New Delhi: The Centre on Wednesday informed the Supreme Court that it was opposed to “commercial surrogacy” and was in the process of enacting a law to make it a punishable offence.
“The government does not support the commercial surrogacy and it would be limited to Indian married infertile couples only and not to foreigners,” the union government said in an affidavit.
The Centre told the court that only altruistic surrogacy to the needy infertile married Indian couple would be provided after their needs were assessed and found to be genuine.
The affidavit was filed after an apex court bench of Justice Ranjan Gogoi and Justice N V Ramana earlier in the morning adjourned the hearing after taking exception to the government position being reported by the media even before the court heard of it.
The court directed the matter to be listed on November 24.
The court was also told that the government was in the process of bringing a comprehensive legal framework for not only protecting the rights of the surrogate mother but also for prohibiting and penalising commercial surrogacy.
The Centre said an appropriate state authority would be set up under the proposed Assisted Reproductive Techniques (Regulation) Bill, 2014, to ascertain the genuineness of the need of infertile married Indian couples to have children.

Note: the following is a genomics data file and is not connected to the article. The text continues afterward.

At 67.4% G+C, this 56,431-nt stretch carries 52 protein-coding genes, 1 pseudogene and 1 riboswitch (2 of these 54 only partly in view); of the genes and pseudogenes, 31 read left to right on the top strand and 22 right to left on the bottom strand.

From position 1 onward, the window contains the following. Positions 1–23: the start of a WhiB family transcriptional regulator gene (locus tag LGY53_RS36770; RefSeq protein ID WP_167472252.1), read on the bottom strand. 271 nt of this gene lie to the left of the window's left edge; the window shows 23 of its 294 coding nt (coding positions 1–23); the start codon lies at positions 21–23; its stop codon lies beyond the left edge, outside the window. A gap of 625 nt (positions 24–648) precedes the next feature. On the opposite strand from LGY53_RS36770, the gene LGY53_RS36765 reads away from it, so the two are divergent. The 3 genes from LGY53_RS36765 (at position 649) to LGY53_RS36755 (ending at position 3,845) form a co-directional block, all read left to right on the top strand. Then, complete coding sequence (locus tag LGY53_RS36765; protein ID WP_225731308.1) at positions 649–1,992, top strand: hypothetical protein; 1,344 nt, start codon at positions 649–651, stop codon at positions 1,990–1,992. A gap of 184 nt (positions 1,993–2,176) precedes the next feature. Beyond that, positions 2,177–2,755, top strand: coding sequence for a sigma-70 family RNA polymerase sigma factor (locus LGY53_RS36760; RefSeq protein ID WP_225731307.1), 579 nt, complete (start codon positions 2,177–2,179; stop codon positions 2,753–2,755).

This was stated by Dr Soumya Swaminathan, secretary, department of health research, ministry of health and family welfare, in response to a number of questions raised by the court in its October 14 order.
The questions pertained to the government stand on commercial surrogacy, status of the surrogate mother, pain and sufferings of the surrogate mother for nine months, risk and psychological and emotional problems, and the mother of the surrogate child.
Responding to a question posed by the apex court, the central government said the “import of the human embryo is prohibited except for research purposes based on the guidelines of the department of health research”.
The Centre’s affidavit also said that provision would be incorporated in law to penalise the commissioning couples who failed to take the custody of a child with disabilities born from a surrogate mother.